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Sunday, March 27, 2016

Who is the Most High and His Priest?

Who is the Most High and His Priest?
By Sean Killackey
January 15th, 2016

“[P]raised be the Most High.”– Genesis 14:20 NWT

Melchizedek, Paul tells us, was “king of Salem” and “priest of the Most High God.” Who did he serve as priest for? Who is the Most High? These questions are of utmost importance to truth-seeking people of all kinds, and of special concern to Mormons who desire to approach the Most High and to be saved by the offering given by His High Priest. Only by knowing who one is can we know who the other is.[1]
Doctrine and Covenants 107:2-4 shows that the “Melchizedek Priesthood” is named such out of “respect or reverence to the name of the Supreme Being, to avoid the too frequent repletion of his name.” Previously, “it was called the Holy Priesthood, after the Order of the Son of God.” From this we can deduce that, Jesus, the Son of God, whom they say is Jehovah, is not the Supreme Being, under whom the priesthood is, in Mormon thought. According to Mormon theology, then, Jehovah is not God, but is only the perfect example of one of His priests. Is this true? Is Jehovah our priest?
The Mormon teaching here is not entirely wrong. The idea that Jesus is such a priest is true, yet is Jehovah? Concerning this priesthood, the Scriptures say: “A man does not take this honor of his own accord, but he receives it only when he is called by God, just as Aaron was.” Paul then goes on to relate that “the Christ did not glorify himself by becoming a high priest, but was glorified by the One who said: “You are my son; today I have become your father.” As he also says in another place, “You are a priest forever in the manner of Melchizedek.”” – Hebrews 5:4-6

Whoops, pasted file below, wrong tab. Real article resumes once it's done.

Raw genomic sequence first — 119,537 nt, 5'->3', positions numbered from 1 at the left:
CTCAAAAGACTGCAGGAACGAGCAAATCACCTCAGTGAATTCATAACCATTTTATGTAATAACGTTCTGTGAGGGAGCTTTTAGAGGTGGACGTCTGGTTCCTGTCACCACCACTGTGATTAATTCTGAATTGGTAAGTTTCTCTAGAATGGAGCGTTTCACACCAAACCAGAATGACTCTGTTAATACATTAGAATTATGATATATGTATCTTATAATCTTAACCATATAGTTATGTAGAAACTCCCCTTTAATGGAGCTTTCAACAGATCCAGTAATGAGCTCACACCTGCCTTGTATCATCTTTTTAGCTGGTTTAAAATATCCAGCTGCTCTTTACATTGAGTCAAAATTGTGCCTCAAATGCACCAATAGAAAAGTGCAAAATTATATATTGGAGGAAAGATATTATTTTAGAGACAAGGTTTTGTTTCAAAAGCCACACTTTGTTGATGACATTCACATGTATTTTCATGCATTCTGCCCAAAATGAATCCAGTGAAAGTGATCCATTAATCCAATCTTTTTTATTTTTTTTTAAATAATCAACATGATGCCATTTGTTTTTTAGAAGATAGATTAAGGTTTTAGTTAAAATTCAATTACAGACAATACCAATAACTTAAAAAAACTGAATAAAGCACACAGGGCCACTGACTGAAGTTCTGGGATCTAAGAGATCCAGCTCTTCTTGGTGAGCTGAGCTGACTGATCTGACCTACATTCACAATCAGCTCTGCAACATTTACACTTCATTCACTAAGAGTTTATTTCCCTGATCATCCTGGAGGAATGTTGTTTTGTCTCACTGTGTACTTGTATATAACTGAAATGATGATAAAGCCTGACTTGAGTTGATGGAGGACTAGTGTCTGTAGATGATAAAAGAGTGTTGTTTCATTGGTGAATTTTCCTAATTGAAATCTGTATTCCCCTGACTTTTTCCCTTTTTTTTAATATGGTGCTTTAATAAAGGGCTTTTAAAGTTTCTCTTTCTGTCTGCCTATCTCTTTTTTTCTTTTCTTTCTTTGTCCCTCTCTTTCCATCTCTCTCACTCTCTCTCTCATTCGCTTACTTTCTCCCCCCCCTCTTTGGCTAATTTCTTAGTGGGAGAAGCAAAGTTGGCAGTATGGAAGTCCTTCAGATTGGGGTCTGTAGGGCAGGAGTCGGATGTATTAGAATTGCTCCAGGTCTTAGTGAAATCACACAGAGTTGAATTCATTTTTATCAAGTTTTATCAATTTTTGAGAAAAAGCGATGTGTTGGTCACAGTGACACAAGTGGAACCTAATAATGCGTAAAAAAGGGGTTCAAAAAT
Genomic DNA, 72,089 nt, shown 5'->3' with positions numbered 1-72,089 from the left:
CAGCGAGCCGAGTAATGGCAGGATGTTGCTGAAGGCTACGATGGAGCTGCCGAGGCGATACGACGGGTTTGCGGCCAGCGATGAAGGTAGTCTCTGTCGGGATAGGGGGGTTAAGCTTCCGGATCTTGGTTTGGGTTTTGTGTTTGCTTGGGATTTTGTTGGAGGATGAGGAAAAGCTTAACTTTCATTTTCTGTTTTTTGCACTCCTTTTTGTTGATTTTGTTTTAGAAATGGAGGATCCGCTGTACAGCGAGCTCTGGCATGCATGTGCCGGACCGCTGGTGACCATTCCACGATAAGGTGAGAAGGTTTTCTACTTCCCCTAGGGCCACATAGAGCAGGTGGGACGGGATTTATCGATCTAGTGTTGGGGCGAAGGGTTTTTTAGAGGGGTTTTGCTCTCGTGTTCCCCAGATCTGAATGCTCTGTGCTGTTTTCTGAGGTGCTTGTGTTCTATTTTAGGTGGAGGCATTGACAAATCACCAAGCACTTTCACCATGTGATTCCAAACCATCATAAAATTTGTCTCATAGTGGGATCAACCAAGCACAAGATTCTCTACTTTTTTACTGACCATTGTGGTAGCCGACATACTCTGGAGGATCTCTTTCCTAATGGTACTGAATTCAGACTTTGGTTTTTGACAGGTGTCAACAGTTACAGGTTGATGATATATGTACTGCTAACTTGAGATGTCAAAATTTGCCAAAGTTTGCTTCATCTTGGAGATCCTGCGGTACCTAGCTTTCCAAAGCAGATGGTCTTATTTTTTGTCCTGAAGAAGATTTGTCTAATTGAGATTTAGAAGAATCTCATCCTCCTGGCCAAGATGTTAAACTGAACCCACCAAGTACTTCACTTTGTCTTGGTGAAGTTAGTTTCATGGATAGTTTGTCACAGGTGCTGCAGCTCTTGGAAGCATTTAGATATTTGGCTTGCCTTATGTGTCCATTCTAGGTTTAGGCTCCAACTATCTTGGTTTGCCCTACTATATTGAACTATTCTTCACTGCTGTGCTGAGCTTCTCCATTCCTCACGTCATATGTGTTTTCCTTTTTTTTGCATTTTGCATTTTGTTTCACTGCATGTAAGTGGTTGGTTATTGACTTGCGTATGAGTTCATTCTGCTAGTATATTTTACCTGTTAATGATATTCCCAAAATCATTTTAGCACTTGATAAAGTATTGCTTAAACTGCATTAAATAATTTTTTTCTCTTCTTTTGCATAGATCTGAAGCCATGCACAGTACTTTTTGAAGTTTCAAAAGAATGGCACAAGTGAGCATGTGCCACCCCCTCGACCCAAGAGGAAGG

We have two leads to our question, Paul explicitly tells us that ‘the One who promised thusly’ is both God and the one who exalted Jesus. These passages that Paul cites are not hard to find. Paul first quotes from the “decree of Jehovah’: “You are my son; Today I have become your father.” (Psalm 2:7) Next, from Jehovah’s oath to ‘David’s Lord’: “Jehovah has sworn an oath, and he will not change his mind: “You are a priest forever [i]n the manner of Melchizedek!” Ask yourself, “Who is speaking and who is being addressed?”
If the answer to who is speaking is Jehovah, then can Jehovah be the one addressed? If Jehovah is not the one addressed, can he be the high priest? Psalm 110:1 says: “Jehovah says to my Lord,” so Jehovah is not speaking to himself, but to another. Jehovah is the one bestowing, not the one taking the honor of the priesthood. If this is so, would he not be the Most High? This is what Abraham, the father of all those having faith, thought. He said: “I raise my hand in an oath to Jehovah the Most High, Maker of heaven and earth.” – Genesis 14:22
“[M]en swear by someone greater,” says Hebrews 6:16, a practice is not limited to men. For, Revelation 10:5,6 states: “The angel whom [John] saw standing on the sea and on the earth raised his right hand to heaven, and he swore by the One who lives forever and ever.” This, Isaiah 57:15, says is Jehovah. Who, does Jehovah swear by? “By myself,” answers Jehovah, “since he could not swear by anyone greater.” (Genesis 22:16; Hebrews 6:13) This makes sense if Jehovah is the Most High.
            Therefore, we have shown that Jesus is the High Priest and not Jehovah, and that Jehovah is the Most High and not “Heavenly Father.” This revelations overturns the Mormon doctrine about the modern Melchizedek Priesthood, which is their highest priesthood. Mormons say that Jesus is such a priest, but their concept of Jesus, who holds the real ‘priesthood in the manner of Melchizedek,’ is muddled and unscriptural, how, can their vital priesthood be any different? There is no way, thus every Mormon would benefit from carefully reflecting on this question: who would ordain such a priesthood, which tries to (but cannot) make its holders into “ministers of righteousness?[2]2 Corinthians 11:14,15




[1] If Jehovah is our priest, then “Heavenly Father” would be the Most High. But, if Jehovah is not our priest, then Heavenly Father would not be the Most High, since Jehovah would have to be and nowhere is “Heavenly Father” called Jehovah; “Heavenly Father” would be shown to be an imposter. Therefore, we will examine what the scriptures say about who our high priest is to unravel this issue and add further proof to the teaching that Jehovah is the Most High.

[2] This is not to state that Mormon priests intentionally pursue their worship wrongfully. This last reference is to impress the seriousness of the matter in no uncertain terms.

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